Good, old-fashioned pharmaceutical marketing research—comparing Product A and Product B—is still being conducted, but the drop in genuinely new molecules has substantially reduced the amount. Increasing, on the other hand, are research projects related to issues, among the most important of which is sales force effectiveness (SFE). Many non-interchangeable forms of such research, and even definitions of the term, exist. Some use SFE to refer to whether a pharmaceutical sales representative (PSR) is liked by physicians; others use it to describe whether the PSR communicates the promotional message assembled by the home office and uses the visual aid the advertising agency has prepared. Others think SFE research is about projects that delve into the qualities and behavior of a PSR that lead to product sales. Each kind of research has its appropriate application and must be selected to meet the needs of a particular project.
In fact, new applications of SFE are popping up. In some cases, pharma companies are required by the government to run studies to demonstrate, based on physician reports, that their PSRs are limiting presentations to approved indications. Other SFE research examines how decimated field forces can accomplish more with less.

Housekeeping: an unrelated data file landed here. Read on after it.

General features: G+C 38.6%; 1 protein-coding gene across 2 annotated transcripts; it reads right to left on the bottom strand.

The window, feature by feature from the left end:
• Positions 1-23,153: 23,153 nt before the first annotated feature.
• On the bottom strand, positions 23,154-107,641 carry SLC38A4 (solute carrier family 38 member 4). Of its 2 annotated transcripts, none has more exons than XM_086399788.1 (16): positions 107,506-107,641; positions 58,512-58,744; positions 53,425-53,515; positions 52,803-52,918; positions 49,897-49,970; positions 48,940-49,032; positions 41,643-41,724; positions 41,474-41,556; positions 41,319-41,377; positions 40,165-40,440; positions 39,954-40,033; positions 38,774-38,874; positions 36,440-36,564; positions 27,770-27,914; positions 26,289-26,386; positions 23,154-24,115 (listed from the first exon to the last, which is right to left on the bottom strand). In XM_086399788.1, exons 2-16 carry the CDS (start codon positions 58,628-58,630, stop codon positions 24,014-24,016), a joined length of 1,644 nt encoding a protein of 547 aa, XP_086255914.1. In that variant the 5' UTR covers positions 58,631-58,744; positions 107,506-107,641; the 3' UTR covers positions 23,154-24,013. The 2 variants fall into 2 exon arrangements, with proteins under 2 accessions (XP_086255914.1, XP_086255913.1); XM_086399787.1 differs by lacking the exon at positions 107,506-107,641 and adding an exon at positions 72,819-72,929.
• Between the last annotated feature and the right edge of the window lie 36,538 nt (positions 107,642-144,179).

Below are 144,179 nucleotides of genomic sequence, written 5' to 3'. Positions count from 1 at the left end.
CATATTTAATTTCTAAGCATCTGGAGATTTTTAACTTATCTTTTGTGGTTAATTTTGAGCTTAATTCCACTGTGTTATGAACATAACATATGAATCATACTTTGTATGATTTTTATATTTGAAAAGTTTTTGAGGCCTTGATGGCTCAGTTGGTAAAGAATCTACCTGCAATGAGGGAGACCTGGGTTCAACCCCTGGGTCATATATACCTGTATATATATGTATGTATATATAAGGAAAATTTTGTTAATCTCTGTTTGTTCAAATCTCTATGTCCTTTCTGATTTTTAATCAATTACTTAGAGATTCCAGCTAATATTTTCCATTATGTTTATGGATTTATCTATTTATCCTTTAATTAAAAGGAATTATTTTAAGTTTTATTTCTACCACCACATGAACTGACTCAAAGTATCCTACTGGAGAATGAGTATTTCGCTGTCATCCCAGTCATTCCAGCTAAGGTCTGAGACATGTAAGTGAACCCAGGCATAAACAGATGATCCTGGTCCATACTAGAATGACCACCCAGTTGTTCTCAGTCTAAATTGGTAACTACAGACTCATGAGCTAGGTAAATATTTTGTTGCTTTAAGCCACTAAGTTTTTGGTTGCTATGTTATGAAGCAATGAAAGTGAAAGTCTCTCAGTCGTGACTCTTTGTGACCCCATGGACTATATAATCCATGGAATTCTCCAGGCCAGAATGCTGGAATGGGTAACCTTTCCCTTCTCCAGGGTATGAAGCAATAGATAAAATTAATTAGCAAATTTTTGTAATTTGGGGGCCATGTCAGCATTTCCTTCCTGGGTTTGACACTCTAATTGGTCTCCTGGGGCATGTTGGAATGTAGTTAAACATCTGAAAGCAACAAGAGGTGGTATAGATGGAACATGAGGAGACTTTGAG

Several interesting considerations result from these trends. First, marketing researchers must now develop working relationships with those in sales operations and with PSRs themselves, as well as have a working knowledge of the sales process in the industry and at their own companies. Relatedly, the marketing researcher must help ensure that all major stakeholders are of one mind in terms of what the sales force is supposed to accomplish.
In brief, research related to SFE will be challenging, exciting and important new work. Let's get to it.
Richard Vanderveer is group CEO, GfK US Healthcare Companies
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